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Back when I was a much younger man, I worked briefly for a Democratic member of Congress from my home state. (This was when West Virginia still had Democratic members of Congress.) I performed the sorts of duties still executed by eager young things today, unglamorous tasks but nevertheless important ones to the good taxpaying people back home: answering constituent mail, helping widows get their husbands’ black-lung benefits and so on.
One morning, a union man from my hometown called the office. There was a painting job being done at a Department of Energy facility somewhere in the district. The company that won the contract to do the painting, my union man explained, was trying to pay less than the “prevailing wage,” the typical hourly wage for the area as determined by the government. In fact, considerably less—enough that these workers were going to feel it. Could I help? I had no idea what to do. But the labor leader said he had a contact at the Department of Labor who might be of use.
This was in 1984—in other words, Ronald Reagan’s Department of Labor. So it was with considerable trepidation that I began punching in the phone number, but it turned out that my union man did not steer me wrong. The fellow I spoke with was a Carter holdover who actually believed in enforcing labor law. I explained the situation. Though the conversation was long ago, I do remember him whispering to me that not everyone recently installed in the nearby cubicles shared his old-fashioned views, and I was lucky I’d found him. He said he’d hop right on it, and a couple days later, my union man called back to say all was well and thank me.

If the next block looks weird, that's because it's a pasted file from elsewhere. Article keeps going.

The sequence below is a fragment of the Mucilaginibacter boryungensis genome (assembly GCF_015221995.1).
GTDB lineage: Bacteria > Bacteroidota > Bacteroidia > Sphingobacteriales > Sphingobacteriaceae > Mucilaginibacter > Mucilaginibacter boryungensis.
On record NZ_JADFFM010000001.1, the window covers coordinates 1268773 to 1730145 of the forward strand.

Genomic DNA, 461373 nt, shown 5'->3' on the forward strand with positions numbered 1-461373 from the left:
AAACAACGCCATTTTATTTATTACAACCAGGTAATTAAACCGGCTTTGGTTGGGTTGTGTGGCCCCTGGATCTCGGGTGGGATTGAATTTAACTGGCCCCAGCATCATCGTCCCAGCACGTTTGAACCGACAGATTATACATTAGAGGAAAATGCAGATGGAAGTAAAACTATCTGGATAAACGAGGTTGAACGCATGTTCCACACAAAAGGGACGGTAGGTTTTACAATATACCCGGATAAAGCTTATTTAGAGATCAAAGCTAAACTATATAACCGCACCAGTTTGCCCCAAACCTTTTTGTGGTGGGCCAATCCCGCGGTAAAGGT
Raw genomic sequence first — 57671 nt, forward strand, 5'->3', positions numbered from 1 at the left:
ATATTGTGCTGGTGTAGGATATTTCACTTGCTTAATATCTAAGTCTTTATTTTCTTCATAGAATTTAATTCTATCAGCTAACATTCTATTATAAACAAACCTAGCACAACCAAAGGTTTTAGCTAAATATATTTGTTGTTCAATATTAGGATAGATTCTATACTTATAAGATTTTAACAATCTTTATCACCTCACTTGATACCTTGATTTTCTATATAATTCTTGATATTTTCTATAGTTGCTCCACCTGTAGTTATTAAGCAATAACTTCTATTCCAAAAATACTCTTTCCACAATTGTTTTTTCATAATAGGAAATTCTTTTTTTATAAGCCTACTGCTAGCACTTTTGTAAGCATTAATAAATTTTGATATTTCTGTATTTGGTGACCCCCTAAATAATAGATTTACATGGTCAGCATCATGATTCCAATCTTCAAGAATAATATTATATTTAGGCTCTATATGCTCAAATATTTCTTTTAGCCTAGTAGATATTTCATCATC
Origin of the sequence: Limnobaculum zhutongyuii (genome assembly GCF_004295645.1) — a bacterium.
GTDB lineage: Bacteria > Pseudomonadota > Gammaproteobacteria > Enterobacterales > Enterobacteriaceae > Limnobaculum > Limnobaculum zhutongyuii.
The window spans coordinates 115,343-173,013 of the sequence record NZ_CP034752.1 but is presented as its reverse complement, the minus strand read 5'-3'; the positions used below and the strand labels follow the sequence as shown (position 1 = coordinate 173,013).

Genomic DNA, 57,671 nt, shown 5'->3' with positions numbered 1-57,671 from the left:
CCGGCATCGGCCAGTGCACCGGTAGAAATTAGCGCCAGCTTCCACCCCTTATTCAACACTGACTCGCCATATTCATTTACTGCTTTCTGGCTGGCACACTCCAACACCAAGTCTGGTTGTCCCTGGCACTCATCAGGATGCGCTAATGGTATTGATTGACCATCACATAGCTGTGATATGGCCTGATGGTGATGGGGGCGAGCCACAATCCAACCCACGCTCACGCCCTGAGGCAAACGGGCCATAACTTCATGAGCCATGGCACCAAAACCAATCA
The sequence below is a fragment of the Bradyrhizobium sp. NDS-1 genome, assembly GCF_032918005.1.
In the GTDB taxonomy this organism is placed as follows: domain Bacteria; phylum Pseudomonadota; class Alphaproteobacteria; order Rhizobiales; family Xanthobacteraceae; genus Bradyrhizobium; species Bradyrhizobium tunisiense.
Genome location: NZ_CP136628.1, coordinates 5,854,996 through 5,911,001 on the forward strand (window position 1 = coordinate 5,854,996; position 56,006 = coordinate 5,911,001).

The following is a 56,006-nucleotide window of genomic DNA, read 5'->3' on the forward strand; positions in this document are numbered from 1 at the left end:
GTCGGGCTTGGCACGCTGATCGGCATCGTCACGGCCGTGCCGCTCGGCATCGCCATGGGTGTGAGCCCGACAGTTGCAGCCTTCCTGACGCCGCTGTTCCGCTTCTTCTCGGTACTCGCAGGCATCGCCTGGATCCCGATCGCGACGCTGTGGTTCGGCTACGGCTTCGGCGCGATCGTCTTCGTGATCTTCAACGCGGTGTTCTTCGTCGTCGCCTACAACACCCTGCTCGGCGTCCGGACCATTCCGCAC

When we on the broad liberal-left have one of our quadrennial debates about whether to support the sellout Democratic presidential nominee or cast a “strategic” vote of protest for a Green or other third-party candidate, the debate is almost entirely about the personal and political merits and demerits of the two individuals. And the two usual tentpoles of the conversation are that the putative nominee is a timorous corporate hack who won’t come anywhere near bringing about the needed fundamental change, and that, yes, the nominee may well be that, but he or she is in numerous ways far better than the Republican alternative and thus the “lesser of two evils,” in the argot.
More serious debates will sometimes compare the positions and platforms of the Democrat and the left alternative. But in my experience, these debates also tend to get personal pretty quickly: “I just can’t stand Al Gore,” and so on. We’re human beings, after all, and it’s understandable to feel that you have to be able to at least tolerate the sight of this person you’re going to be exposed to on a daily basis for the next four to eight years.